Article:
Zabatta Music Studio
My flexibility combined with offering a lot of experience in a fun, welcoming setting sets me apart. I offer lessons online and at my home studio in Arvada, CO. However, I also travel to students located in the Denver West area as well as Boulder and Evergreen. My students feel confident and empowered while also receiving a solid education in music. Most importantly, they have a great time doing so! For the past 18 years, I've taught voice and piano lessons to students from ages 4 to 74, but I focus more on students who are Middle School through Adult. While my technical foundation is classical in nature, I have lots of experience teaching in other styles, such as Jazz, Rock, Musical Theater, Country, and Gospel. The overall goal is building a strong foundation of technique, and then applying style to the work you've done. This way my students get a great education while also learning and performing music they love. My program also offers students a solid foundation in music theory with options to pursue composition (song writing).
The key items I focus on with any student are as follows:
1. Fun: I want my students to have fun in their lessons and in any of their musical pursuits.
2. Avanti: This word means to move forward. I want my students to be dedicated and always move forward so they can accomplish their goals - not only in music but in life.
3. Empowerment: My personal mission statement is to empower others. I want to help my students become more confident in themselves as they develop and share their musical gifts.
I love to see students grow not only as musicians but also as confident, well adjusted individuals who can give back to their communities. Since I'm also very passionate about music, I love to share that with others.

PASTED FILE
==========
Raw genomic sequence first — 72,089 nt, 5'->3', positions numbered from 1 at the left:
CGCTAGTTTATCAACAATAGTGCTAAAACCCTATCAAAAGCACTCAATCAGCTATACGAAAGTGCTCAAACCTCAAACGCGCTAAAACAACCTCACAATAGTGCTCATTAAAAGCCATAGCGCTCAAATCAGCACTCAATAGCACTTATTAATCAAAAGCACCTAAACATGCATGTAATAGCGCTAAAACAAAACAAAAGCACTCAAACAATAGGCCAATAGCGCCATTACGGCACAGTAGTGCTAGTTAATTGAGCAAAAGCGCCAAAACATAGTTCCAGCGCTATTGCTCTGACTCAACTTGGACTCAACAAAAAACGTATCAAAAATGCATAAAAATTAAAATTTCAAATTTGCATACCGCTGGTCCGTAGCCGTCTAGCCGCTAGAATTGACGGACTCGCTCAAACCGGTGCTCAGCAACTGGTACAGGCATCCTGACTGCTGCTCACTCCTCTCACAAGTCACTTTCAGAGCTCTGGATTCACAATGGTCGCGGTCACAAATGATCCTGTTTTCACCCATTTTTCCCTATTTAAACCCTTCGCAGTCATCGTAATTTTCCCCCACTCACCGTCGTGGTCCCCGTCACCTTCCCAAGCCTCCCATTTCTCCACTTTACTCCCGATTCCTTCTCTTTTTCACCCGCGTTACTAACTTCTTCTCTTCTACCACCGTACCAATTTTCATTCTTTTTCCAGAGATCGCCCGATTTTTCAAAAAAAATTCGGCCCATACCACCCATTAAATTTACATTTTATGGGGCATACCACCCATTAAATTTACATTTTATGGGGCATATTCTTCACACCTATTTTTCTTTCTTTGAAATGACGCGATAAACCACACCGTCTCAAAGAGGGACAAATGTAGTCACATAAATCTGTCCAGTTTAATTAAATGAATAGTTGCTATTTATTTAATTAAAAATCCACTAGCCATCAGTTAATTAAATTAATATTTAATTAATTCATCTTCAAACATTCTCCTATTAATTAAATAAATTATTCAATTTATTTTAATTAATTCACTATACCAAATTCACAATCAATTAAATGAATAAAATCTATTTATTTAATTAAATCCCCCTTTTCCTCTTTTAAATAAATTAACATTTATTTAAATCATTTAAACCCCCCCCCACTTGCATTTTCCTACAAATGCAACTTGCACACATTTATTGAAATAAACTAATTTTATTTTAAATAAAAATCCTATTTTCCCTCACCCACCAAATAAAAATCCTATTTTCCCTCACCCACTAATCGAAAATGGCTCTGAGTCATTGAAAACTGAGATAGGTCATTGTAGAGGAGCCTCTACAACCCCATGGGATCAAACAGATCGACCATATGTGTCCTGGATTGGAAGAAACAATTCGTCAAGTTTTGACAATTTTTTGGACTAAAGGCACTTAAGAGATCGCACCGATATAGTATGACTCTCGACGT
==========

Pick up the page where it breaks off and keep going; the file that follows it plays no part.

Photos and videos
Frequently asked questions
What is your typical process for working with a new student?
I always like to do an introductory lesson with a new student. It's great opportunity for them to get to know me (or my teachers) and for me to get to know them. During introductory lessons, it's important to learn about the students, what their goals are, what music they love, what they do for fun, and how they like to work. This allows the teacher to adjust how they work with the students to make sure they enjoy their lessons and get the most of the experience. It's also great to set expectations for the students and to make sure this working relationship will be a good fit.
What education and/or training do you have that relates to your work?
I have a bachelors degree in Music from Black Hills State University and a Master of Music degree from Washington University in St. Louis. In addition to my 18 years experience teaching privately, I've also worked professionally as singer, conductor, road manager, artistic coordinator, and consultant. This varied experience has helped me to be a well rounded performer and teacher. However, it has also helped me build strong working relationships with other professionals and open up more opportunities for my students.